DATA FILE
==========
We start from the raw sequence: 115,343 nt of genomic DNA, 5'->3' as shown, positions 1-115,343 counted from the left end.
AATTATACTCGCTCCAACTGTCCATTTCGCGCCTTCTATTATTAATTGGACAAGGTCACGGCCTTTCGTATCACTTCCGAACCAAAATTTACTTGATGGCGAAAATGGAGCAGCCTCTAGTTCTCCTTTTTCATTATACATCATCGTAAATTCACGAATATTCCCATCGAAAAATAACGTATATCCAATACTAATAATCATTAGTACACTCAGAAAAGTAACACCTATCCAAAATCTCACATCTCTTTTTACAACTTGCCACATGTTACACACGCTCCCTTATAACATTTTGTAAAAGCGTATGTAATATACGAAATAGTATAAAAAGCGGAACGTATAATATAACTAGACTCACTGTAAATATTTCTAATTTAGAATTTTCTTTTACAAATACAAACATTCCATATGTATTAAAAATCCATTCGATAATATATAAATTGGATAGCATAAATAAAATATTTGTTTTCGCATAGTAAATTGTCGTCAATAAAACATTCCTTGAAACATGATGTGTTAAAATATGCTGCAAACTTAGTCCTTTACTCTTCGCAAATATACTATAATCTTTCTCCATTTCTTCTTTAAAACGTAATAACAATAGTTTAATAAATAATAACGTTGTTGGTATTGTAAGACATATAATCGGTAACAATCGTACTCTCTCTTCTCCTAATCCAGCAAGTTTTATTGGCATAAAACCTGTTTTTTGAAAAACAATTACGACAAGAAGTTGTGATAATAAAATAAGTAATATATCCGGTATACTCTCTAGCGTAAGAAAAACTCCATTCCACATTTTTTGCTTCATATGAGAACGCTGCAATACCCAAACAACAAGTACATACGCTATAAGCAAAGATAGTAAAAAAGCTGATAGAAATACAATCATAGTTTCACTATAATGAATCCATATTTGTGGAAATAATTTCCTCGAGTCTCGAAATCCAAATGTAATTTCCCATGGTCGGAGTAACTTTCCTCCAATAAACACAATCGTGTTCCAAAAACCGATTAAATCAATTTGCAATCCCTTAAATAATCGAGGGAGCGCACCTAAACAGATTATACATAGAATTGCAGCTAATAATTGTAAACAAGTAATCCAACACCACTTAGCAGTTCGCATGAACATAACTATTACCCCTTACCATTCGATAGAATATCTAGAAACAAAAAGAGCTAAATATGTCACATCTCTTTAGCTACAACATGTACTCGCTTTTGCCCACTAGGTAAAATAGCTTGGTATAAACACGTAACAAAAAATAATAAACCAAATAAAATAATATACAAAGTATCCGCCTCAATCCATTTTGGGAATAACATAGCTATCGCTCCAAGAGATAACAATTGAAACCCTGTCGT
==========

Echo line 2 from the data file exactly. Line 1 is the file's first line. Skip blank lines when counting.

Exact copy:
AATTATACTCGCTCCAACTGTCCATTTCGCGCCTTCTATTATTAATTGGACAAGGTCACGGCCTTTCGTATCACTTCCGAACCAAAATTTACTTGATGGCGAAAATGGAGCAGCCTCTAGTTCTCCTTTTTCATTATACATCATCGTAAATTCACGAATATTCCCATCGAAAAATAACGTATATCCAATACTAATAATCATTAGTACACTCAGAAAAGTAACACCTATCCAAAATCTCACATCTCTTTTTACAACTTGCCACATGTTACACACGCTCCCTTATAACATTTTGTAAAAGCGTATGTAATATACGAAATAGTATAAAAAGCGGAACGTATAATATAACTAGACTCACTGTAAATATTTCTAATTTAGAATTTTCTTTTACAAATACAAACATTCCATATGTATTAAAAATCCATTCGATAATATATAAATTGGATAGCATAAATAAAATATTTGTTTTCGCATAGTAAATTGTCGTCAATAAAACATTCCTTGAAACATGATGTGTTAAAATATGCTGCAAACTTAGTCCTTTACTCTTCGCAAATATACTATAATCTTTCTCCATTTCTTCTTTAAAACGTAATAACAATAGTTTAATAAATAATAACGTTGTTGGTATTGTAAGACATATAATCGGTAACAATCGTACTCTCTCTTCTCCTAATCCAGCAAGTTTTATTGGCATAAAACCTGTTTTTTGAAAAACAATTACGACAAGAAGTTGTGATAATAAAATAAGTAATATATCCGGTATACTCTCTAGCGTAAGAAAAACTCCATTCCACATTTTTTGCTTCATATGAGAACGCTGCAATACCCAAACAACAAGTACATACGCTATAAGCAAAGATAGTAAAAAAGCTGATAGAAATACAATCATAGTTTCACTATAATGAATCCATATTTGTGGAAATAATTTCCTCGAGTCTCGAAATCCAAATGTAATTTCCCATGGTCGGAGTAACTTTCCTCCAATAAACACAATCGTGTTCCAAAAACCGATTAAATCAATTTGCAATCCCTTAAATAATCGAGGGAGCGCACCTAAACAGATTATACATAGAATTGCAGCTAATAATTGTAAACAAGTAATCCAACACCACTTAGCAGTTCGCATGAACATAACTATTACCCCTTACCATTCGATAGAATATCTAGAAACAAAAAGAGCTAAATATGTCACATCTCTTTAGCTACAACATGTACTCGCTTTTGCCCACTAGGTAAAATAGCTTGGTATAAACACGTAACAAAAAATAATAAACCAAATAAAATAATATACAAAGTATCCGCCTCAATCCATTTTGGGAATAACATAGCTATCGCTCCAAGAGATAACAATTGAAACCCTGTCGT